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Notes on Contributors

From: Dublin James Joyce Journal
Number 4, 2011
pp. vi-viii | 10.1353/djj.2011.0003

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Scarlett Baron is a Teaching Fellow at University College London. Before that she was a student at Christ Church, Oxford, and a Fellow by Examination at Magdalen College, Oxford. Her ‘Strandentwining Cable’: Joyce, Flaubert, and Intertextuality was published by Oxford University Press in 2011. She is currently at work on a new project, A Genealogy of Intertextuality, which charts the literary prehistory of intertextual theory in texts of the late nineteenth and twentieth centuries.


Frank Callanan is the author of The Parnell Split 1890–1 (1992), and of T.M. Healy (1996). He is the editor of Edward Byrne, Parnell: A Memoir (1991), and of The Literary and Historical Society, 1955–2005 (2005). He has written the entries on Parnell, T.M. Healy, and John Dillon for the Dictionary of Irish Biography. He is writing a historical and biographical account of Joyce’s politics and his relationship to Ireland and Irish nationalism. He is a member of the Irish bar.


Vivien Igoe is a Dubliner and author of James Joyce’s Dublin Houses and Nora Barnacle’s Galway (Dublin: Lilliput, 2007); A Literary Guide to Dublin (London: Methuen, 1994); City of Dublin (Hampshire: Pitkin, 1997), and Dublin Burial Grounds and Graveyards (Dublin: Wolfhound, 2001). She is a regular contributor to ‘Sunday Miscellany’ on RTE Radio 1. A former curator of the James Joyce Museum, she was chair of the James Joyce Institute of Ireland from 1980–5. She was European Secretary of the James Joyce Foundation and was involved in the organization of the First and Second International James Joyce Symposia held in Dublin in 1967 and 1969. Her forthcoming book on the real people in Ulysses is based on her doctoral research at UCD.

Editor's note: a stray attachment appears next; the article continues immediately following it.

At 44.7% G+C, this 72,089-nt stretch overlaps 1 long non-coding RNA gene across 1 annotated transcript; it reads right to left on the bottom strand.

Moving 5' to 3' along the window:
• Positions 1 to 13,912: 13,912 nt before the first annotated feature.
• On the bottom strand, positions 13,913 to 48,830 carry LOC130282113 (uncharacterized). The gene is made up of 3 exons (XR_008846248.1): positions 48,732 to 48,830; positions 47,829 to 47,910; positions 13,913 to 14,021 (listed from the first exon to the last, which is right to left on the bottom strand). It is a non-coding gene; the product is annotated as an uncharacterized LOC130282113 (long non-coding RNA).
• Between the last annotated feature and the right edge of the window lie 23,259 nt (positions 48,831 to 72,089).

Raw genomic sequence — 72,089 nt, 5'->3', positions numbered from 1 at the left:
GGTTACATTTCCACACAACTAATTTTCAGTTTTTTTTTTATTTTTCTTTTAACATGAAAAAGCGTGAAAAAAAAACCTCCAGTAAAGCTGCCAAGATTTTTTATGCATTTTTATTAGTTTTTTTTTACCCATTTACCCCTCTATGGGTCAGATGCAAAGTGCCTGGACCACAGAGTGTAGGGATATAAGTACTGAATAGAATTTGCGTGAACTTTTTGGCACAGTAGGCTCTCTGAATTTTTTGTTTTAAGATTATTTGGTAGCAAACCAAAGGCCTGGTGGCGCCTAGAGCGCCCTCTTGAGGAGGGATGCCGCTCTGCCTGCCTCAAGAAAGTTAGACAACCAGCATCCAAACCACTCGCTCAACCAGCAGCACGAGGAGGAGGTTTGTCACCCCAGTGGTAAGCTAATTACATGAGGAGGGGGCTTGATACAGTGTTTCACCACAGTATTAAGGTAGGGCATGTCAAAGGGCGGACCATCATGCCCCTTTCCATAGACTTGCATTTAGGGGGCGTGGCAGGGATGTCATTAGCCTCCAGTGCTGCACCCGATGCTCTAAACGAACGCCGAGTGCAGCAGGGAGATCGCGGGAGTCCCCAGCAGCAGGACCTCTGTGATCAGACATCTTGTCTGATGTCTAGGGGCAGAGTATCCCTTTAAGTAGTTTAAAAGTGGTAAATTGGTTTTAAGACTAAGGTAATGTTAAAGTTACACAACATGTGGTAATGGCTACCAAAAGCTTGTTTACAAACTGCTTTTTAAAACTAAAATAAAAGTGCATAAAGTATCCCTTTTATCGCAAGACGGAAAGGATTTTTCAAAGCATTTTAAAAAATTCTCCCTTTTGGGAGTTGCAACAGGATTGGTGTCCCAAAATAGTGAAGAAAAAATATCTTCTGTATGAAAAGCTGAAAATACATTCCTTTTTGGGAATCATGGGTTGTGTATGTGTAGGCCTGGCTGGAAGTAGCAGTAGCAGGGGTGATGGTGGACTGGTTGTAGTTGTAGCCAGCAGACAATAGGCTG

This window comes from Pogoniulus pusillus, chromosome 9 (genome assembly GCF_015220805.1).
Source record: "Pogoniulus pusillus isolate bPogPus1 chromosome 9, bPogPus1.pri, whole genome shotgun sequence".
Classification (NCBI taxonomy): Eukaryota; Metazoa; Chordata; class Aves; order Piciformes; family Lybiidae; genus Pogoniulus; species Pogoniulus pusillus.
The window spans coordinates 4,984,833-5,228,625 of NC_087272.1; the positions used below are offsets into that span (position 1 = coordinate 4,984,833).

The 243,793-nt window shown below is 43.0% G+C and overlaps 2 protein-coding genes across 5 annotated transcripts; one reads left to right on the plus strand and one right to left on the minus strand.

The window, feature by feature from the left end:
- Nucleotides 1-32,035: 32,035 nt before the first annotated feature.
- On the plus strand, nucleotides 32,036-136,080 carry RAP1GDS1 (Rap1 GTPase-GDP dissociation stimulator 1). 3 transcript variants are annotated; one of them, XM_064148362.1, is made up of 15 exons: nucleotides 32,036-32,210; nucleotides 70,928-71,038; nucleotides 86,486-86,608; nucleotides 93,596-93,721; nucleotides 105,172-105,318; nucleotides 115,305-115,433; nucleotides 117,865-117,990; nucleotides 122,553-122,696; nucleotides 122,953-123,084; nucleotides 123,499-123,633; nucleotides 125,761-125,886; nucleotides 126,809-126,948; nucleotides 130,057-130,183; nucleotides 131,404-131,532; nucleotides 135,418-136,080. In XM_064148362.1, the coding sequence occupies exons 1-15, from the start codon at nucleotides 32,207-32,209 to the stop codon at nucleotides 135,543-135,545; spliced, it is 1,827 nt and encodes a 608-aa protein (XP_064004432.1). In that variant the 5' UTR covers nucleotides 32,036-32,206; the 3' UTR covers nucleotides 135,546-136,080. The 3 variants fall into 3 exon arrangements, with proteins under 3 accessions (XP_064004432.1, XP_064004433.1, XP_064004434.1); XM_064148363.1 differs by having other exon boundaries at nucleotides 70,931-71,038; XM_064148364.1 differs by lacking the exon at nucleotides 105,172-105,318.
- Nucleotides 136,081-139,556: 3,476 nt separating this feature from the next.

Felix M. Larkin is now a freelance historian and writer, having retired from the Irish public service in September 2009. A founder member of the Newspaper and Periodical History Forum of Ireland in 2008, he is currently its chairman. He is also vice-chairman of the National Library of Ireland Society. He has written extensively about the press in late nineteenth- and early twentieth-century Ireland. His Terror and Discord: The Shemus Cartoons in the Freeman’s Journal, 1920–1924 was published by A&A Farmar in 2009. [End Page vi]


Julie McCormick is a PhD student at the University of Illinois at Urbana-Champaign. Her current dissertation project traces Irish philosophies of materialism and the use of charged objects in Irish Revival literature.


Roland McHugh is the author of The Sigla of ’Finnegans Wake’ (London: Edward Arnold, 1976), The ‘Finnegans Wake’ Experience (Berkeley: University of California Press, 1981), and Annotations to ‘Finnegans Wake’, third edition, (Baltimore: Johns Hopkins University Press, 2006).


Katherine Mullin is Senior Lecturer in English at the University of Leeds. She is the author of James Joyce, Sexuality and Social Purity (Cambridge: Cambridge University Press, 2003), and a number of articles on Joyce. She is currently working on a literary and cultural study of shop-girls, typists, and barmaids, provisionally titled Working Girls.


Vaclav Paris is a PhD student at the University of Pennsylvania. His chief area of research is transatlantic modernism. His reviews and essays have appeared in The Journal of Modern Literature, The James Joyce Quarterly, and Jacket 2.


Marion Quirici is a PhD student in Irish Studies and Modernism at the University at Buffalo. Her research interests include mediation and media studies, modernist theories of genius, literary representations of cognitive difference, and the formal structures of time, space, and narration. She is currently developing projects that call for the rehabilitation of the noncanonical writings of Flann O’Brien.


John Simpson is Chief Editor of the Oxford English Dictionary, a member of the Faculty of English at the University of Oxford, and a Fellow of Kellogg College, Oxford. He edited the Concise Oxford Dictionary of Proverbs (1982) and co-edited the Oxford Dictionary of Modern Slang (1992). His introductions to Robert Cawdrey’s English dictionary (1604), B.E.’s Dictionary of the Canting Crew (1699), and Francis Grose’s Popular Superstitions (1787) are published by the Bodleian Library. He has written and lectured widely on linguistic and lexicographical issues, and more recently also on aspects of James Joyce’s...

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